Feb 082009

While the publishing process still has its mystique, and each publishing house has its own style and approach, the writing process is usually a closed and mysterious too, with its content closely guarded until it’s published (and sold), since people are paying for the content. Things are changing.

naked-conv-bookA book published in 2006 opened it up — Naked Conversations: How Blogs are Changing the Way Businesses Talk with Customers. The authors, Robert Scoble and Shel Israel, posted their book’s content on a blog, and invited feedback on the draft version. Leaning into the power of the wisdom of the crowds, the book was polished in the open, and got published into a hardcover book. And the book still sold well. (How well I can’t say; I don’t have access to those numbers.)

The authors blogged milestones in their publishing process, Publisher’s Proposal 1.0 + Not Quite Fully Transparent + Publisher’s Update + We have our publisher! . And as they wrote, the book‘s (draft) content’s was posted online:
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Sep 272008

Lots of buzz words dominate the conversations I’m hearing: excellence. productivity. purpose. effective. passionate. mission. vision. results.

Frankly, it’s overwhelming to me. The past 2 weeks have been humbling to me, and I’ve had to slow down. And, Craig Groeschel spoke to this powerfully last Sunday. Towards the end of my travel season, some circumstances have indicated to me that I gotta pace myself better and add margin. No need to worry about me — my health is fine.

So, what I’m learning is to not push myself so hard, trying to be frenetically driven, always looking for ways to be more productive, more excellence. It strikes me as being more workaholic. I’m not saying that we shouldn’t do our best, or that we shouldn’t grow and improve ourselves. Not to say we shouldn’t achieve and do great things. What I am saying is there’s more to being human and healthy and sanity.
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May 132006

Got a question from Bruce Reyes-Chow about how to increase blog readership, and thought I’d share with the public too. That’s the beauty of blogging, it’s easy to share information with the public instantly, and search engines help people to find it right here. And, if you’re sharing stuff that lots of people want to read, and you’re the only one with that info, then you’ll get a large audience. First, my executive summary, then more details.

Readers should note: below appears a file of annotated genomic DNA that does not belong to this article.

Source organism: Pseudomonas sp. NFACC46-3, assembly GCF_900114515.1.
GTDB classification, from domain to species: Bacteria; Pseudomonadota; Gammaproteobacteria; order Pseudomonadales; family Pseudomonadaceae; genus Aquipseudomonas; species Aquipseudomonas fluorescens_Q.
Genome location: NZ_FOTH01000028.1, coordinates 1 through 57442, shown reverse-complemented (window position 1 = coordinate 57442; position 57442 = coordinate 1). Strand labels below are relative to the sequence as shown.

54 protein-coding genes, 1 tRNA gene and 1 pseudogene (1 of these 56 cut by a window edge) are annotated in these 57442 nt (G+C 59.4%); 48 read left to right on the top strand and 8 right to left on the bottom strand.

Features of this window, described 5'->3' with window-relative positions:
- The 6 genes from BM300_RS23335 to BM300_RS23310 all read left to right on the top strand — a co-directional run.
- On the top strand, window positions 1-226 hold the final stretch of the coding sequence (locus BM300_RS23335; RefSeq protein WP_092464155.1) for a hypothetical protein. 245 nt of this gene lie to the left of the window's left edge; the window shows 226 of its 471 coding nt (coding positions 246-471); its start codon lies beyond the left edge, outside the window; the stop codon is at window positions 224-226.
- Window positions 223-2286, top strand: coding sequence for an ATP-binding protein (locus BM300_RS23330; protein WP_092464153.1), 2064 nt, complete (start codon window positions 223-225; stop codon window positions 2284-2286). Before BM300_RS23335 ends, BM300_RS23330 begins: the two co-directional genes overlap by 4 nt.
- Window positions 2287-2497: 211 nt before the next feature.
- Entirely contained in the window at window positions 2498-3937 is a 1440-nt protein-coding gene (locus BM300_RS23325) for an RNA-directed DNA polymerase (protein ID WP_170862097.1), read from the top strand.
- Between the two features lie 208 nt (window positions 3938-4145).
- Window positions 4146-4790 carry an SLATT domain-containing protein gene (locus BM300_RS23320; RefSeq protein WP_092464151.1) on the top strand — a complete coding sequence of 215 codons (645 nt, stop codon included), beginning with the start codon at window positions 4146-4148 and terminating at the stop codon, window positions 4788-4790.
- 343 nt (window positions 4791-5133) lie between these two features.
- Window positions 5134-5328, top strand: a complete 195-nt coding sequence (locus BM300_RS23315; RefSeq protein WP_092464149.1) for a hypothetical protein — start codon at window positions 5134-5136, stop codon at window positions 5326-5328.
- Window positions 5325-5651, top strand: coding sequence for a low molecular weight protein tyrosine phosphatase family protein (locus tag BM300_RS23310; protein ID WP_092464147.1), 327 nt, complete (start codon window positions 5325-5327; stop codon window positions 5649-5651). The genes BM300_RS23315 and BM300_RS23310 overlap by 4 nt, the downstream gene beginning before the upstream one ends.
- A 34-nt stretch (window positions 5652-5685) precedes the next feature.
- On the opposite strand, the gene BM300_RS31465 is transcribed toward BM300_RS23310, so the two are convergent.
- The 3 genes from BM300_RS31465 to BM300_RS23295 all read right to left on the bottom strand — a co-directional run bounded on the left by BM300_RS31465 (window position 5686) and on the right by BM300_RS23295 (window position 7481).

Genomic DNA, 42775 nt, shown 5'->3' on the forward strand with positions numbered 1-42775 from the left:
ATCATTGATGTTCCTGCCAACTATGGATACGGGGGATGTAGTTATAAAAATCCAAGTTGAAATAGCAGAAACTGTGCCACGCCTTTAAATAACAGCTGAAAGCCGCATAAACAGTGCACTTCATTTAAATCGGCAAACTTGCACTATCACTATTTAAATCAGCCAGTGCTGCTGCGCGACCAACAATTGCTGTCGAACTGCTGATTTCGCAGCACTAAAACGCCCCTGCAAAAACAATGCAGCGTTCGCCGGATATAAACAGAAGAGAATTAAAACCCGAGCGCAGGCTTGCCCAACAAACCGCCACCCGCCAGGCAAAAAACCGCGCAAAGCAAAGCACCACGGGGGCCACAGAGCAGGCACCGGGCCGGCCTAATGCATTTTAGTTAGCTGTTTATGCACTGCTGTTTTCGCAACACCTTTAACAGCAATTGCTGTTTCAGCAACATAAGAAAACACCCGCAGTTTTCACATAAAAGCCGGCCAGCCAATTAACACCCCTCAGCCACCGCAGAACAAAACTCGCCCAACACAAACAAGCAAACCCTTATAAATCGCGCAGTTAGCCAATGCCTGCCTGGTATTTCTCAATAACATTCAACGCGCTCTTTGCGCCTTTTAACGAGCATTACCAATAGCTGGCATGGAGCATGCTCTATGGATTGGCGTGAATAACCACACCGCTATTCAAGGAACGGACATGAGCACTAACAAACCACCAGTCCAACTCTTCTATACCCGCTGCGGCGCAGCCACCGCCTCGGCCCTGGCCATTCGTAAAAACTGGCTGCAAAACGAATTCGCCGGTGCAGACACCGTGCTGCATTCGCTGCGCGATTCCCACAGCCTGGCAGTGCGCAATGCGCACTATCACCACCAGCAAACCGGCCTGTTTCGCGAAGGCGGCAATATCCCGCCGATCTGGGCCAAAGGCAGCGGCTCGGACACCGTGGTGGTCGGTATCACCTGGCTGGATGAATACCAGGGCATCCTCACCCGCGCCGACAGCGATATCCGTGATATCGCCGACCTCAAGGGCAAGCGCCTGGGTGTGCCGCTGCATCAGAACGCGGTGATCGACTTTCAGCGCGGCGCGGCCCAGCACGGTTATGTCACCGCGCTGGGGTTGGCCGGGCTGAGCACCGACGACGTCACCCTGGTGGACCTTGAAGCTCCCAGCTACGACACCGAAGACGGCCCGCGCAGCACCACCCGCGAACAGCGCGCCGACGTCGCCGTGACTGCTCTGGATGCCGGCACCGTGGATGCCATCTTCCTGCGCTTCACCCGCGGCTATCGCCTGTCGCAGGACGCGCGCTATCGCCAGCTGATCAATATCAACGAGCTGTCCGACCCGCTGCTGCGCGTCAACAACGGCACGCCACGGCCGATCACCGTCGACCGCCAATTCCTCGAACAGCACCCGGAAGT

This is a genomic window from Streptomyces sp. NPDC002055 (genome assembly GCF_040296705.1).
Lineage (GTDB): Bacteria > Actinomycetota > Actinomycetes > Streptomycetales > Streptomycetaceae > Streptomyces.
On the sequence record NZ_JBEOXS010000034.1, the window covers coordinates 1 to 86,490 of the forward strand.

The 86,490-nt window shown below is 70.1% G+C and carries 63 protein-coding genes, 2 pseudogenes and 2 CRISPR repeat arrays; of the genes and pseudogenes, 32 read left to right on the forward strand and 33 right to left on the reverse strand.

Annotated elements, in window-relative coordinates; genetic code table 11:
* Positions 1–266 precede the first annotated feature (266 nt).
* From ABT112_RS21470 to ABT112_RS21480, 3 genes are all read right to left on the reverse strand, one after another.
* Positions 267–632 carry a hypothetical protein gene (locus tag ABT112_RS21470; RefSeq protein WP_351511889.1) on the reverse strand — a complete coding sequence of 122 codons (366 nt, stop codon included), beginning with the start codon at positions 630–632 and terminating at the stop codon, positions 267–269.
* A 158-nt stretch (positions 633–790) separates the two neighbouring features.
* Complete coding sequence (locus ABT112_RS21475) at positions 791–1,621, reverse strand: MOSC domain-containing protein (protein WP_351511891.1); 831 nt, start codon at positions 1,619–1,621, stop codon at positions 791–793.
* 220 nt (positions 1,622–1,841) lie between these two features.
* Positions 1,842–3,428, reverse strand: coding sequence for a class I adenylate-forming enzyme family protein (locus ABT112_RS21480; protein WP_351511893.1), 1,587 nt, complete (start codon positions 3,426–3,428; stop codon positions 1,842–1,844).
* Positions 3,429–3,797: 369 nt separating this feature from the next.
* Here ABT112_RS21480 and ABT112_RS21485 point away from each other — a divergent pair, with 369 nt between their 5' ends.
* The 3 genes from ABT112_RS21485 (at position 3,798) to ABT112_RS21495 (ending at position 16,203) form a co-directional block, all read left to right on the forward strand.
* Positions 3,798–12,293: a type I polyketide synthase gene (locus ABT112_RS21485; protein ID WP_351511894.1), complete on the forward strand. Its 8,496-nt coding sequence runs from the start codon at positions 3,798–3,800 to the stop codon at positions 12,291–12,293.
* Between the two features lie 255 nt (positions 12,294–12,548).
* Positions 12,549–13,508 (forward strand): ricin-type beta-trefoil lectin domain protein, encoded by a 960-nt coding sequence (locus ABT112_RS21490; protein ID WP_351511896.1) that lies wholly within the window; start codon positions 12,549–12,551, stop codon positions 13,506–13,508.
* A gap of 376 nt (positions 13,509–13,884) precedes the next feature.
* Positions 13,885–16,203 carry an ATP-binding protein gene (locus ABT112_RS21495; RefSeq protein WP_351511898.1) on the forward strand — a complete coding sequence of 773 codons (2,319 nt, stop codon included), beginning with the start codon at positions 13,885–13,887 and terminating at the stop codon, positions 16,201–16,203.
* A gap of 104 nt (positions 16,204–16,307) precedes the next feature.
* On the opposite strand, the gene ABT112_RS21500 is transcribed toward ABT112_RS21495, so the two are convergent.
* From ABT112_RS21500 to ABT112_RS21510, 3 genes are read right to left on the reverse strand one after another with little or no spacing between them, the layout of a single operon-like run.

• Get registered with search engines
  • Blog well and blog often
  • Join the conversation
  • Provide valuable information
  • Share the web address via other media channels

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May 282005

I’m hailing from Vail, Colorado, this Memorial Day weekend, participating in a conversation about faith and culture. It’s called The Vine, a national gathering going on for 6 years now. Something I’d wanted to be a part of for years; this is the first time I’d been able to get it onto my schedule and make the trip. Good conversations, or at least, conversation starters. There’s a wide range of young professionals from many vocations and industries, Christian traditions, and around the country. I’ve had to drink pints of water to slowly get acclimated to the mile-high altitude; and shortness of breath is not conducive to enjoying more conversations.

The Vine has masterfully provided a framework for a variety of voices to be presented and represented in a safe place– every attendee comes as a presenter. The theme this year is Called to Relationships: being the City of God. I’m weighing in with 2 presentations titled, Virtually Incarnational: Relationships over the Internet, and Becoming a Multiracial Church. (These are mere 3 to 5 minutes briefs; manage your expectations accordingly.) The former I’ll type up from my raw notes from my Treo 600; the latter are a re-packaging of my previous blog entries on the multiracial church.

As an aside, I had thought of titling this entry, My Roommate was Andy Crouch. But I refrained, for lacking a creative bent to make it into a compelling read. Fictional fabrication and embellishment is not my forte’. For the record, he is a great roommate and an excellent conversationalist.

Feb 162003

Here in metro DC, with over 12″ of the snow on the ground, and maybe 20″ or more before day’s end, it’s a great day to be web surfing and blogging. Of course it’d be even better skiing, but the roads are treacherous, even the interstate.. but we did get out early enough to hop onto the Metro and worship at the train station church, great music, great vision, enthusiastic people who look like they enjoy being there; they’re looking to launch an Arlington branch in September, God speed to them! On the drive back from the metro station, almost didn’t make it into my own street b/c of the snowbanks from the plowing on the main road. But determined to get inside so I could do my blog entry, spun my tires a few extra times, and made it half way up the driveway..

my profound thought of the weekend.. I’m in the middle of no mans land, b/c I do like deep thoughtful and/or personal conversations, perhaps more of a philosophical or psychological bent (which I’d call personal), I don’t do the small talk stuff well with the average joe I meet at social occasions, and then I don’t do well with the high-powered conversations amongst those who talk among academia. The latter group do have the capacity to engage at very thoughtful levels, tho’ usually not personal; and the former don’t readily exhibit the capacity to do neither thoughtful or personal. Occasionally I do find a virtual dialogue on the internet, from those who find my web site or blog, and we have some great exchanges.. and those do thrill my soul. One of those conversations about the meaning of the atonement, now with transcript online. New theological categories may indeed be helpful for how people process God-truths.